The current situation poses some additional challenges to forming your assumptions. Nobody has ever experienced a situation like this in their lifetime. Without experience in a domain it is very difficult to come to a rational conclusion. In addition, phenomenons like negativity bias, hyperbolic discounting, hindsight bias, illusion of control or the sunk-cost-fallacy can heavily influence your judgment. These and other psychological biases are probably much stronger now than in normal times. (I might investigate this in another post so any input on this is very welcome, just message me or comment)

Psychological biases are probably much stronger now than in normal times.

Thus, you must question your assumptions systematically by “bombarding” them with arguments and thinking models and foresight techniques. This way, the assumptions as well as the decisions and strategies based on them become more future-robust. It’s not about being right in the end, but about making better, faster, and more decisive decisions today – and to recognize earlier if you’re wrong and need to adjust your strategy.

5. Check the viability of your mission and vision and adapt if needed

Based on the results from all previous steps you now verify whether your mission and vision are still robust for the post corona world. Will the effects you promise still be needed in the future? Do the problems you solve still exist after the crises? Will there still or again be customers demanding your solutions? If you can rightfully answer these questions with ‘yes’, you can probably keep your mission and your strategic direction largely as it is and “only” need to check for adaptions to your business model and the level of ambition expressed in your vision.

6. Identify opportunities during the crisis

“Every crisis is an opportunity.” This is not just a naïve motivational statement. From an entrepreneurial point of view, opportunities will arise right now that were unthinkable just a short time ago. Many of those will be gone in just a few months. Most obvious, we already see an acceleration of digitalization in many organizations that was previously unthinkable. Below the surface many possibilities lie hidden to be discovered by those who dare to search.

From an entrepreneurial point of view, opportunities will arise right now that were unthinkable just a short time ago.

For example, if you revisit your results from step three, you can now identify opportunities for cooperation and acquisition. As financial market valuations plummet, M&A activities might become attractive for those who have the means to act. Ask questions like:

  • Which start-ups are developing beneficial solutions for our customers and need support now to survive in the short term?
  • Which companies want to increase their liquidity now by divesting from peripheral activities that would be strategically interesting to us?

You can also systematically analyze how you can support your customers through all phases of the customer lifecycle.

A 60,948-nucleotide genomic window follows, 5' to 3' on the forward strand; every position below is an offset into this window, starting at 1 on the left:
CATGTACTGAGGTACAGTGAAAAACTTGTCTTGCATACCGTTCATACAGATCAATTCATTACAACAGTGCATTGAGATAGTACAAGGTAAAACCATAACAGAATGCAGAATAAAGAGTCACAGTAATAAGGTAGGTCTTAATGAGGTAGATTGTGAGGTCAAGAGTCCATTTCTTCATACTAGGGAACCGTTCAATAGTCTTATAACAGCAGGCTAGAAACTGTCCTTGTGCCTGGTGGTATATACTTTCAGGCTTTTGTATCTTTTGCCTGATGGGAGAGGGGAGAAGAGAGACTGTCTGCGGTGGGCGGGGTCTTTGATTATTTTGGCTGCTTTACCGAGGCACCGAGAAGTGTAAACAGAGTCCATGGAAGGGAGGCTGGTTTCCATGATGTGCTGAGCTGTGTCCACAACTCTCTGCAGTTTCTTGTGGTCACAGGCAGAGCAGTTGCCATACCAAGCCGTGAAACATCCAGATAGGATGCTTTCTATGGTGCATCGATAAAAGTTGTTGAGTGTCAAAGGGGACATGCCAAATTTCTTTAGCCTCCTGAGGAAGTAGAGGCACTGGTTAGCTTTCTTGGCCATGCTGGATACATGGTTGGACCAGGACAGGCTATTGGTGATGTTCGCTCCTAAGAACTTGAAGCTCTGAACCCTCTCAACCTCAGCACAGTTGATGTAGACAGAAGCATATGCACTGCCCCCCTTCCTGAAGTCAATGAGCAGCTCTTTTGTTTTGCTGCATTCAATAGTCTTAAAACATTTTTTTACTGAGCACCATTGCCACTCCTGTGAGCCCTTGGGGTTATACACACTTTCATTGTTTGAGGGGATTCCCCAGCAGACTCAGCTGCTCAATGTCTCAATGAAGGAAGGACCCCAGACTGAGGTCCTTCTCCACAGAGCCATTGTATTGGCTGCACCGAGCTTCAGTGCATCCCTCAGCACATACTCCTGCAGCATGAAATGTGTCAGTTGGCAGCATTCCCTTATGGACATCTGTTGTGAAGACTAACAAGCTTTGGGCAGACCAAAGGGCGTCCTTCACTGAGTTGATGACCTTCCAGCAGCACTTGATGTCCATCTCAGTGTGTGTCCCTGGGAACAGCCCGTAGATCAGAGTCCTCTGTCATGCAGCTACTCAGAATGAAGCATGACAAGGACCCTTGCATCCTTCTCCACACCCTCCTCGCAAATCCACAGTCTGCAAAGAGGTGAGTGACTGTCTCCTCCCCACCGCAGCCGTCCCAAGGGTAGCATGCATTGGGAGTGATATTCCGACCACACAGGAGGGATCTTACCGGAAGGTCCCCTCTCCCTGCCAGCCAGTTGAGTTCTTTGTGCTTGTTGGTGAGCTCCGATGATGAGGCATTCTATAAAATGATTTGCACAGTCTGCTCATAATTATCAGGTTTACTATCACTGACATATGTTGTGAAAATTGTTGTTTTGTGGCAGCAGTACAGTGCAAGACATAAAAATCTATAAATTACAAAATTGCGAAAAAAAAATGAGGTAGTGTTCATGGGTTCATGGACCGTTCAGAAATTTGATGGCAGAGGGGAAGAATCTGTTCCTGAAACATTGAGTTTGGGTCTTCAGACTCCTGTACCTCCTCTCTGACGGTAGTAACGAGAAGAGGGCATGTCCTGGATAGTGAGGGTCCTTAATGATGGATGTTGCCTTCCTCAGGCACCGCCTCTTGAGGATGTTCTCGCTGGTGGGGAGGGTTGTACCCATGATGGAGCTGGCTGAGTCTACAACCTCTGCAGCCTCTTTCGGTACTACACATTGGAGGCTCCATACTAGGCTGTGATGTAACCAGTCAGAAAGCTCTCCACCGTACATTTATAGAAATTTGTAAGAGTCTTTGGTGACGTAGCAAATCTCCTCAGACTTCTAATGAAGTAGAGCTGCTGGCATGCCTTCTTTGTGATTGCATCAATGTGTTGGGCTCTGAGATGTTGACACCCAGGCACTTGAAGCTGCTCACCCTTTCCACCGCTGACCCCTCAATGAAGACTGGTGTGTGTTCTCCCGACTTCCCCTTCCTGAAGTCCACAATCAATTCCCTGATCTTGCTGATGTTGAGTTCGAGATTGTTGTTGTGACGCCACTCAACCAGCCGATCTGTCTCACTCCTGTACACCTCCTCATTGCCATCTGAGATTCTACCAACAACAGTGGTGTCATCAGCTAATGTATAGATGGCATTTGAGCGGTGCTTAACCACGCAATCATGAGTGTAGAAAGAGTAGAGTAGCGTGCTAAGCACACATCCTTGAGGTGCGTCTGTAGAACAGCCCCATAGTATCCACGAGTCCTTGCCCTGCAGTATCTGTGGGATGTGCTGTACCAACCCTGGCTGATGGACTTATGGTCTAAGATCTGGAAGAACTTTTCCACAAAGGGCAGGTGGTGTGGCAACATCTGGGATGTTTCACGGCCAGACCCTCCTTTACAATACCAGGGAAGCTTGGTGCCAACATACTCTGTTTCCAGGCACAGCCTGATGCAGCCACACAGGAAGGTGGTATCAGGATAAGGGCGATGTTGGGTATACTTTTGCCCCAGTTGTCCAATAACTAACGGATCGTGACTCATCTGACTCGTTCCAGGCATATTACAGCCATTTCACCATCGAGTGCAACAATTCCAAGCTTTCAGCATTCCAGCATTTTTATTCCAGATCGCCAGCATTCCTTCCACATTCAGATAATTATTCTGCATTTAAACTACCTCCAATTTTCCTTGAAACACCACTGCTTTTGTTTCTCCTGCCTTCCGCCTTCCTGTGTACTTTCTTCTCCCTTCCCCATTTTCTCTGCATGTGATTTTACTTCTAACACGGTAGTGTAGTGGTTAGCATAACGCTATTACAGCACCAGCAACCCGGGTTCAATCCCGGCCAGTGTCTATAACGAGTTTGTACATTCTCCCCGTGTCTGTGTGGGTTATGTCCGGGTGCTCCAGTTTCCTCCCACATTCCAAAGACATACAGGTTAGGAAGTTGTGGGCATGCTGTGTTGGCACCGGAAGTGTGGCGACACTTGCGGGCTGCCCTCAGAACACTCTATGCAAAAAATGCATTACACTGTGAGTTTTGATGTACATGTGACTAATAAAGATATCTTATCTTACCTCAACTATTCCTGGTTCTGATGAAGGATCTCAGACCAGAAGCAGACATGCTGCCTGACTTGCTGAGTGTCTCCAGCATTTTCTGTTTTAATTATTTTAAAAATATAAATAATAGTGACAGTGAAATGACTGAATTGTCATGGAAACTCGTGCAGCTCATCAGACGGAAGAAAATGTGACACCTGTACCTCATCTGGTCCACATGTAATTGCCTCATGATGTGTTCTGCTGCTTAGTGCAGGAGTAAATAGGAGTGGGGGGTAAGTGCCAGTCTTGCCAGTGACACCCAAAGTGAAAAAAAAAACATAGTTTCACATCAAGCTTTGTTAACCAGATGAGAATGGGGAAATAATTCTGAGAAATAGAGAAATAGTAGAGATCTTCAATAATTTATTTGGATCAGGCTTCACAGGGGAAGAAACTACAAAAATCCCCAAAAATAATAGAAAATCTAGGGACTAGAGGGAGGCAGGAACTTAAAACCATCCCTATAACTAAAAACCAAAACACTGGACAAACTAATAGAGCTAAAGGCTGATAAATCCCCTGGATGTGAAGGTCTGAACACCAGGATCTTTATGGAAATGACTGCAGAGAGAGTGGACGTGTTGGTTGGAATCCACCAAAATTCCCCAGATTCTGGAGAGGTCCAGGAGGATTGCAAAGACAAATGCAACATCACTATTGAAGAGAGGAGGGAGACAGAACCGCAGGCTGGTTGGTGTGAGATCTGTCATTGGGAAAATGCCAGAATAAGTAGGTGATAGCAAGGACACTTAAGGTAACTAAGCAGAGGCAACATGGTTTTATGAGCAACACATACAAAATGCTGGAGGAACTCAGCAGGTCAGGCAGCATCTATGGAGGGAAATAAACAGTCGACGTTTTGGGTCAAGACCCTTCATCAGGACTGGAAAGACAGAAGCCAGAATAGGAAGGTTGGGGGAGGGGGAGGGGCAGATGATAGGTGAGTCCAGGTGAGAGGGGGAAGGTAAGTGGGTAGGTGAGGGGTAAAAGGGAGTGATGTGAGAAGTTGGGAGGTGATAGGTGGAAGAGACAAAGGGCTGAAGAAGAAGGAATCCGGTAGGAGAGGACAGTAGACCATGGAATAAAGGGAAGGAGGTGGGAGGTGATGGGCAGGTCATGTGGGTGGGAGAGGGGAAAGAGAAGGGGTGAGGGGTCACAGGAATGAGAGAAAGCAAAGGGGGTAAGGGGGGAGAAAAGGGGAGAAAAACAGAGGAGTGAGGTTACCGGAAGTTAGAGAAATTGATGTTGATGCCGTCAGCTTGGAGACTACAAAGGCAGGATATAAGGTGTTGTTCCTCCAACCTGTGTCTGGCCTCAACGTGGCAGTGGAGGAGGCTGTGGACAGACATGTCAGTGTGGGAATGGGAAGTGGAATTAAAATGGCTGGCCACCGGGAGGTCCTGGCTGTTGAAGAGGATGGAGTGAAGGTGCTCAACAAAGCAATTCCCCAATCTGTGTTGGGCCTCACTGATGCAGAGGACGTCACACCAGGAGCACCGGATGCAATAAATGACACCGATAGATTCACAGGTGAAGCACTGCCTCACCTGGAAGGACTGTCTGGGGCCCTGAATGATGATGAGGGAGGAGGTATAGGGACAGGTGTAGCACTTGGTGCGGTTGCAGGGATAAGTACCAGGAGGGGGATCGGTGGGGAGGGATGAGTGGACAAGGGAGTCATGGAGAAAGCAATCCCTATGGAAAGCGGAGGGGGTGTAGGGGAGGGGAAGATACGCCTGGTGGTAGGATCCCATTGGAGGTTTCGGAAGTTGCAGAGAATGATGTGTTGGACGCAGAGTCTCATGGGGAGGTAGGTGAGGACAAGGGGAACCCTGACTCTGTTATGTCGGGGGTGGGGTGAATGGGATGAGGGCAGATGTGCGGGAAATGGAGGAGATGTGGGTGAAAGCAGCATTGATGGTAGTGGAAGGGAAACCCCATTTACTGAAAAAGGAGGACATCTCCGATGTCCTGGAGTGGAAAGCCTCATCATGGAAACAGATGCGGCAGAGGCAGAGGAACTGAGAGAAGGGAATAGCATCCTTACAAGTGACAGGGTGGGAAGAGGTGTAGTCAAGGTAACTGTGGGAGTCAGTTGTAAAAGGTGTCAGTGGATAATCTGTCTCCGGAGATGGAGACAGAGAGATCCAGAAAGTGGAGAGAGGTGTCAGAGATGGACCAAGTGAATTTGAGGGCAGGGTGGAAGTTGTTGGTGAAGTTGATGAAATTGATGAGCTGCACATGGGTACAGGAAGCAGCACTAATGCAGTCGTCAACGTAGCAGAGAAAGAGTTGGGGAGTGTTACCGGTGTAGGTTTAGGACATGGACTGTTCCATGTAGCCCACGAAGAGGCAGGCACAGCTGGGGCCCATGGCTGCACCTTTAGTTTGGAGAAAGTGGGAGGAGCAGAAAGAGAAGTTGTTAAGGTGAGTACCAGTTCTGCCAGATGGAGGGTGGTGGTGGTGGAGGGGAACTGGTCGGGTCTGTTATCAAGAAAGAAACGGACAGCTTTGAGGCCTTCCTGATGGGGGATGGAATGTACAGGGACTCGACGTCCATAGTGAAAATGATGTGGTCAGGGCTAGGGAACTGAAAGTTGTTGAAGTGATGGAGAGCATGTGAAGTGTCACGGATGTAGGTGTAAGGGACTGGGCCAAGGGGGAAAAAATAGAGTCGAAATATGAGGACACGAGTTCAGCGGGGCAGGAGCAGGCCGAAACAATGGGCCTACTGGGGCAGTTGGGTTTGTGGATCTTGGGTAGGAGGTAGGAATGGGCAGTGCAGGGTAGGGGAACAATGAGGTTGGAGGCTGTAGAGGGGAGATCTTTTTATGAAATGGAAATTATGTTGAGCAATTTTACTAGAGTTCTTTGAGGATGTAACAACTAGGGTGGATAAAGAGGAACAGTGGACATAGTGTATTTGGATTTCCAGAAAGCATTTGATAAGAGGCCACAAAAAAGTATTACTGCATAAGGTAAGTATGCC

Finally, Many principles of business model innovation and disruptive strategies are especially well addressable during the crisis. Coopetition, marketing customer access, competition on speed, situation-based solutions, virtualization, self organization, nudging or becoming a navigator are only some selected examples to think about.

7. Identify opportunities to gain competitiveness from the crisis

If you manage to look beyond the current turmoil, you will also perceive opportunities to strengthen your company during the crisis for the time beyond.

Now is the time to support your customers and suppliers and to build unique relationships. Being open, honest and transparent internally, can do wonders to team spirit and energy. When others divest from innovative technologies, you can leap ahead. If you need to cut costs, better get rid old customs and deliberately streamline processes instead of axing jobs across the board.

Here are some thinking questions to get you going:

  • In which areas could we start to cooperate with competitors today in which it would be unthinkable in normal times?
  • Where can we help our customers out of the crisis now and at the same time make ourselves indispensable for the time afterwards?
  • Where is the attention of our customers now and how can we serve them?
  • What is particularly valuable for our customers right now?
  • Which internal changes are more accepted now than in quiet times?
  • How can we virtualize sales and operations?
  • Where are potential customers currently not being adequately served by their suppliers? How can we step in?
  • What deferred improvements could we tackle now instead of sending employees on short-time work?
  • Where can we now secure long-term access to raw materials, technologies and competencies that are hardly available in normal times?
  • And finally: How can we help to overcome the crisis?

8. Develop contingency strategies for surprising developments

You cannot prepare for all conceivable scenarios on how the pandemic will evolve and what effects it has. Nevertheless, you should think through some contingency strategies on how you will react if your assumptions turn out to be wrong.

For example: If you expect a quick recovery, you should nevertheless know where you can scale down if the signs for a long crisis intensify. On the other hand, you will probably lose market share if you prepare for a long crisis with little demand and are unable to ramp up your production when the economy reboots earlier than expected.

A general principle in times of uncertainty: Flexibility can be a substitute for foresight.

9. Write an action plan

Whatever you decide: Make sure to define clear short-term actions, goals and responsibilities. The value of all analysis and futures thinking is dependent on successful implementation today.

10. Monitor your assumption and your results

As the crisis progresses, new information can be gathered, and the picture of future developments becomes clearer. Make use of this and adjust your assumptions accordingly. Also, reassess your decisions if you need to change your assumption. Monitoring the success of the measures introduced should be a matter of course but shall not remain unmentioned.